The 3rd Battalion, 5th Marines conducted operations in the Sangin District of Helmand Province, Afghanistan, in support of Operation Enduring Freedom between September 2010 and April 2011. Twenty-five of the battalion’s Marines died in action. Approximately 200 suffered major injuries, many lost limbs.

“(The Honor Bowl) just gives it cut and dried. Our veterans died for you to play this game, and you can give a little respect for the country that does that,” Joshua Soto added. “This is why we do it.”

First responders received the halftime spotlight. The Placer County Sheriff’s Department was out in force. Local police and fire personnel joined in— many of whom are veterans themselves.

Honor Bowl, Veterans, Football

Granite Bay’s Jacob Schulte (24) holds an American flag as the captains meet at midfield.

“I know the resources that we can bring to bear in this county, as a collective of our law enforcement partners, the fire community and medics,” Bonner said. “This community is blessed to have the men and women in the shadows who are ready to go at the drop of a hat. I think what Mark and the Honor Bowl does is give people a chance to publicly say ‘Thank you.’”

The Placer County Sheriff’s Honor Guard presented the colors before the game. It also performed a flag-folding ceremony at halftime to present a flag to a Gold Star family. The Sheriff’s K-9 team gave a demonstration, and the Honor Guard added a 21-gun salute as a prelude to the playing of “Taps.”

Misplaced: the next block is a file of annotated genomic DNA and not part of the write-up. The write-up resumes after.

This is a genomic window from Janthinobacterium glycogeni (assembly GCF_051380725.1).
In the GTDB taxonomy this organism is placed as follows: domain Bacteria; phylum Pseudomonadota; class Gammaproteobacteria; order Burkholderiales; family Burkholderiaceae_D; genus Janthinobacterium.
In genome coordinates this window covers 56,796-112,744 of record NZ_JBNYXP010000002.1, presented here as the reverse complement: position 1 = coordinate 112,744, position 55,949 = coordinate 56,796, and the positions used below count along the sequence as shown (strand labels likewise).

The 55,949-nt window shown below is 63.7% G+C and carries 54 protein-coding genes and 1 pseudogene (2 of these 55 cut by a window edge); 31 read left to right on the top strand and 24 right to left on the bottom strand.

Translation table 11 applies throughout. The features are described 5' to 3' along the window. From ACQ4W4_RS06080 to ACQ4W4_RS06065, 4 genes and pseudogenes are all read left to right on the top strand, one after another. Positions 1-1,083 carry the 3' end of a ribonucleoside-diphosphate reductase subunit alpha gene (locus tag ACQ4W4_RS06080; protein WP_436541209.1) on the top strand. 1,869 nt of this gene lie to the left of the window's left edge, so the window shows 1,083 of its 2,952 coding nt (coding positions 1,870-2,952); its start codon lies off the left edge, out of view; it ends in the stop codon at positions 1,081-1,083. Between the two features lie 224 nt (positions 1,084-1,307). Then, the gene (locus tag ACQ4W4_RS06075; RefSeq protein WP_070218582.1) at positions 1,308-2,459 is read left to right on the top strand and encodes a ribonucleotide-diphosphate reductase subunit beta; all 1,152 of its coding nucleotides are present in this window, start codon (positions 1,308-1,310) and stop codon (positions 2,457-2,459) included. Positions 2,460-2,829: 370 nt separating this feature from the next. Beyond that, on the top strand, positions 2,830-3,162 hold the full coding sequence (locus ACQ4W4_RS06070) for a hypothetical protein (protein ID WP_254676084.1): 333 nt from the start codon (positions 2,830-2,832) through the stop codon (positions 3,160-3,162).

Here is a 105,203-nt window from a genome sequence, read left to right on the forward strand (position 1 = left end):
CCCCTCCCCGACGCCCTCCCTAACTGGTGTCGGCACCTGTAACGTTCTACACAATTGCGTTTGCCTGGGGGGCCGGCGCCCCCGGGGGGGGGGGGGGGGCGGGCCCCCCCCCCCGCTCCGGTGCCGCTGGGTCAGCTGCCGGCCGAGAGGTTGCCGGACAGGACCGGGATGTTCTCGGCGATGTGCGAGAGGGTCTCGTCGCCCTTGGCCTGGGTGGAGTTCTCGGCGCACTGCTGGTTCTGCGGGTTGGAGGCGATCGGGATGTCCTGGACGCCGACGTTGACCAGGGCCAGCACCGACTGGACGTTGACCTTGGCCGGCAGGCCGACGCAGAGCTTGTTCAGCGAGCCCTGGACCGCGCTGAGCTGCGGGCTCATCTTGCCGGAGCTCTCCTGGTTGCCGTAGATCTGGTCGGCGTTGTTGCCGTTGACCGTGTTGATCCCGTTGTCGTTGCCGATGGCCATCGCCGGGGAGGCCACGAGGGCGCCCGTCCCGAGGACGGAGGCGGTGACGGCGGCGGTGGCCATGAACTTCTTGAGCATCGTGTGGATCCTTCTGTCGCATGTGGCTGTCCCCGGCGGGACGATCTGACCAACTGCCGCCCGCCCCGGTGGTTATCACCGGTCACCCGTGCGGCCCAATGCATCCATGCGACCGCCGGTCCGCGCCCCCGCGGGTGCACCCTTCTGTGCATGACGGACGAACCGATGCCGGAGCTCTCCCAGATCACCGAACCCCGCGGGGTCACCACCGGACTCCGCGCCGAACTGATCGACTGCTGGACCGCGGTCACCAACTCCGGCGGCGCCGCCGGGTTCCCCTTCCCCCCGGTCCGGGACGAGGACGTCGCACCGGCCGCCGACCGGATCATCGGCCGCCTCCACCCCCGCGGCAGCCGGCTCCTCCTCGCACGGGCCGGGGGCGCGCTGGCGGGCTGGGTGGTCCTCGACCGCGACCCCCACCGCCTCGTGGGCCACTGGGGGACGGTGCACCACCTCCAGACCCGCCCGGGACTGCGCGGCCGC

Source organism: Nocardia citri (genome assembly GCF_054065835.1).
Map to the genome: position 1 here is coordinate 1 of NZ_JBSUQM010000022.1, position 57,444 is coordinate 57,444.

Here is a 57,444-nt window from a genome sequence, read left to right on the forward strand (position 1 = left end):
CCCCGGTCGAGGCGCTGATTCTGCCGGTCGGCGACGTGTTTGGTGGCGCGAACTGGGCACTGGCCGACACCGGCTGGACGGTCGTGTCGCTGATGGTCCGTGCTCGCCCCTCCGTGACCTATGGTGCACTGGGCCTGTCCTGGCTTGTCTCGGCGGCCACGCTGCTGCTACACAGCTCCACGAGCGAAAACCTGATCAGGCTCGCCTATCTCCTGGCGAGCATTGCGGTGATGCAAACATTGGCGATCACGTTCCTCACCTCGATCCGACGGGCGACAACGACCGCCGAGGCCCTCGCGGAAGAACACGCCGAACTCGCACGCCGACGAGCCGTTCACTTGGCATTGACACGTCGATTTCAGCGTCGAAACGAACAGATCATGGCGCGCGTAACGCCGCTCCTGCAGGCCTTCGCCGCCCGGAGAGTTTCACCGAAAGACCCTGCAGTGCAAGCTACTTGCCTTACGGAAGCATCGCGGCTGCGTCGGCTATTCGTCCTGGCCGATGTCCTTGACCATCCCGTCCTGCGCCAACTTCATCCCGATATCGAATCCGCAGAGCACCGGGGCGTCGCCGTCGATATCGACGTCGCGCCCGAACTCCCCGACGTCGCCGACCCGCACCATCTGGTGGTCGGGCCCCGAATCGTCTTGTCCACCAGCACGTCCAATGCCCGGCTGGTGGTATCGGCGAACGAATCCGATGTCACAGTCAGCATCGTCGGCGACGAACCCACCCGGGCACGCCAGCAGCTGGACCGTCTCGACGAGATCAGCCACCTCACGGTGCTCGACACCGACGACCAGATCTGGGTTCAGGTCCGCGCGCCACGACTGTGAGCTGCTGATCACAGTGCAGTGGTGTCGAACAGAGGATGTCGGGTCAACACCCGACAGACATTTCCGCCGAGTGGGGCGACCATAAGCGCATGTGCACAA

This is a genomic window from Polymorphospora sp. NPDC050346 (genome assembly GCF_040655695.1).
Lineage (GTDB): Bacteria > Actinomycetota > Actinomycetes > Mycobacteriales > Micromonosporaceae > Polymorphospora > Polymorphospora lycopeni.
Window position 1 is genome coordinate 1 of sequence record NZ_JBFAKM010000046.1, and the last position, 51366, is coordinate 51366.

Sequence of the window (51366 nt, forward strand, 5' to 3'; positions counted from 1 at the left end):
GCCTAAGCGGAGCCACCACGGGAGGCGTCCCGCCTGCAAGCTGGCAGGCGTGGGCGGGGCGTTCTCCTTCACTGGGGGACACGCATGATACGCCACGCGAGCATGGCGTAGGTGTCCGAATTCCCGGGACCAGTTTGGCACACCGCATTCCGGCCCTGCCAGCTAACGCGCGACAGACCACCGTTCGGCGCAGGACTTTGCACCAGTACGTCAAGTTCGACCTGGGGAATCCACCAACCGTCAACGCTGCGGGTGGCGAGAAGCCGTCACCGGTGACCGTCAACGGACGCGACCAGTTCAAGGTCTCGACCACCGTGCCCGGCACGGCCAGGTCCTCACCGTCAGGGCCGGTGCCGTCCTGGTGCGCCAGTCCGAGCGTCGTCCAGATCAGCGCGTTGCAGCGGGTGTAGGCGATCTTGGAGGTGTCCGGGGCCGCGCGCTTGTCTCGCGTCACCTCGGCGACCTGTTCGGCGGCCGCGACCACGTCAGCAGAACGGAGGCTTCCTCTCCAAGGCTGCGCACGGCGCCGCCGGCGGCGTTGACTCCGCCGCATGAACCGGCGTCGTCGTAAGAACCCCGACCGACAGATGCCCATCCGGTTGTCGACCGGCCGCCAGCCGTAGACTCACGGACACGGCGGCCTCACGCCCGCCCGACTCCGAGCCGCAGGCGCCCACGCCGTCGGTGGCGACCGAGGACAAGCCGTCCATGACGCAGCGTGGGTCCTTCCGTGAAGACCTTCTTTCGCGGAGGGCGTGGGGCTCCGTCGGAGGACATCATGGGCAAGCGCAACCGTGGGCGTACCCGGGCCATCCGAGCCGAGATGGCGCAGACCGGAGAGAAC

A presentation of a custom fit carbon fiber track chair to wounded 3/5 Marine Tommy Parker highlighted the halftime events. Parker lost both of his legs and a major portion of his left hand in an IED blast in Afghanistan. He began competing in marathons in recent years using his everyday wheelchair. Parker will now have new wheels in his goal to participate in the Boston Marathon. The Honor Group purchased the chair through donations and Honor Bowl proceeds.

Tommy Parker, Marines

Former Marine, Tommy Parker, holds up a new carbon fiber track chair that will help him participate in marathons.

Following the game, Coach Soto gathered the teams at midfield to present both teams with sportsmanship and MVP awards. Soto may have been more tired than the players, as the former assistant coach displayed his passion for the final public moments of a three-week football and veteran appreciation extravaganza.

Then he took only a quick breather.

“We’ve already started reaching out to teams for next year,” Soto said. 

“We’ve been blessed and honored to have so many people come underneath us,” he said, referencing Honor Bowl sponsor, the San Francisco 49ers, and a whole host of other contributors that have helped his vision flourish.

“Seeing e-mails from principals and athletic directors, teachers, athletes, students and media telling you how much they respected the events and appreciated it, is humbling,” Soto concluded. 

Honor Bowl, Del Oro, Football

Del Oro running back Sheldon Conde is clearly emotional upon receiving his team’s Honor Bowl MVP award amongst veterans and Gold Star families.

Coach Soto and The Honor Group have built a football showcase like no other. It truly is more than the games that make up the annual events.

Said Bonner, “Mark epitomizes the dedication and is the heart and soul of this event. There are so many moving parts for an event like this, but there is only one heart.”

And the beat goes on.

To learn more about The Honor Group or to contribute to the organization, visit


Jim McCue is a senior contributor to SportStars. He lives in Folsom with his wife and three kids, focusing his reporting on the Sac-Joaquin Section.

Jim McCue

Jim McCue is a senior contributor to SportStars. He lives in Folsom with his wife and three kids, focusing his reporting on the Sac-Joaquin Section.

No comments so far.

Be first to leave comment below.

Your email address will not be published. Required fields are marked *